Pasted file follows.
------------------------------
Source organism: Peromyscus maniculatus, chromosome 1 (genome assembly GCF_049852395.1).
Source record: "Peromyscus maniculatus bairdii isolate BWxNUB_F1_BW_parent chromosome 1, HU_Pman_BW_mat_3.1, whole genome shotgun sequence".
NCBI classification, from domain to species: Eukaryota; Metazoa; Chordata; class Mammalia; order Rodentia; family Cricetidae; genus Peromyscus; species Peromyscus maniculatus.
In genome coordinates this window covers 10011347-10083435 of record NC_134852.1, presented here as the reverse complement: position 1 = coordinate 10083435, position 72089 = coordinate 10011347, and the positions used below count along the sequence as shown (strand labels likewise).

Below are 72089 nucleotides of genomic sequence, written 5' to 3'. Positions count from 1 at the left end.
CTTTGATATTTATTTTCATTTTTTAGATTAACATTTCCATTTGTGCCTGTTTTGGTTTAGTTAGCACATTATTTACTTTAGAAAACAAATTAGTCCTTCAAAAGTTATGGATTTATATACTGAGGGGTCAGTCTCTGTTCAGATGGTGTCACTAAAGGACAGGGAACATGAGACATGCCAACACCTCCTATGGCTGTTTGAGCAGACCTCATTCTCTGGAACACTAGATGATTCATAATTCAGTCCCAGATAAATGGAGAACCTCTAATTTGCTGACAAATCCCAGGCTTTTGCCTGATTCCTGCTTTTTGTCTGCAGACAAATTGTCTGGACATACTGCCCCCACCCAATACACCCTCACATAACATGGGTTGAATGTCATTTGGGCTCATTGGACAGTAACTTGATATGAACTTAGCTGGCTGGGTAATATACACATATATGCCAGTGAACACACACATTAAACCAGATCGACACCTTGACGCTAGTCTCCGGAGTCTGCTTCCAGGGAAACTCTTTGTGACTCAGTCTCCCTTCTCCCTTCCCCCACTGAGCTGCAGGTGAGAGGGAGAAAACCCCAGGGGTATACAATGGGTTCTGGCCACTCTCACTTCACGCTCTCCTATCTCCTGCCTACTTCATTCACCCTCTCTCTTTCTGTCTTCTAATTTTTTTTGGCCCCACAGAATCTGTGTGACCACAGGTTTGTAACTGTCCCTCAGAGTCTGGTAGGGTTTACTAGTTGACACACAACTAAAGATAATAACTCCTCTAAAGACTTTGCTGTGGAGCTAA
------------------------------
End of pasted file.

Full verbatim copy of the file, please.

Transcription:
Source organism: Peromyscus maniculatus, chromosome 1 (genome assembly GCF_049852395.1).
Source record: "Peromyscus maniculatus bairdii isolate BWxNUB_F1_BW_parent chromosome 1, HU_Pman_BW_mat_3.1, whole genome shotgun sequence".
NCBI classification, from domain to species: Eukaryota; Metazoa; Chordata; class Mammalia; order Rodentia; family Cricetidae; genus Peromyscus; species Peromyscus maniculatus.
In genome coordinates this window covers 10011347-10083435 of record NC_134852.1, presented here as the reverse complement: position 1 = coordinate 10083435, position 72089 = coordinate 10011347, and the positions used below count along the sequence as shown (strand labels likewise).

Below are 72089 nucleotides of genomic sequence, written 5' to 3'. Positions count from 1 at the left end.
CTTTGATATTTATTTTCATTTTTTAGATTAACATTTCCATTTGTGCCTGTTTTGGTTTAGTTAGCACATTATTTACTTTAGAAAACAAATTAGTCCTTCAAAAGTTATGGATTTATATACTGAGGGGTCAGTCTCTGTTCAGATGGTGTCACTAAAGGACAGGGAACATGAGACATGCCAACACCTCCTATGGCTGTTTGAGCAGACCTCATTCTCTGGAACACTAGATGATTCATAATTCAGTCCCAGATAAATGGAGAACCTCTAATTTGCTGACAAATCCCAGGCTTTTGCCTGATTCCTGCTTTTTGTCTGCAGACAAATTGTCTGGACATACTGCCCCCACCCAATACACCCTCACATAACATGGGTTGAATGTCATTTGGGCTCATTGGACAGTAACTTGATATGAACTTAGCTGGCTGGGTAATATACACATATATGCCAGTGAACACACACATTAAACCAGATCGACACCTTGACGCTAGTCTCCGGAGTCTGCTTCCAGGGAAACTCTTTGTGACTCAGTCTCCCTTCTCCCTTCCCCCACTGAGCTGCAGGTGAGAGGGAGAAAACCCCAGGGGTATACAATGGGTTCTGGCCACTCTCACTTCACGCTCTCCTATCTCCTGCCTACTTCATTCACCCTCTCTCTTTCTGTCTTCTAATTTTTTTTGGCCCCACAGAATCTGTGTGACCACAGGTTTGTAACTGTCCCTCAGAGTCTGGTAGGGTTTACTAGTTGACACACAACTAAAGATAATAACTCCTCTAAAGACTTTGCTGTGGAGCTAA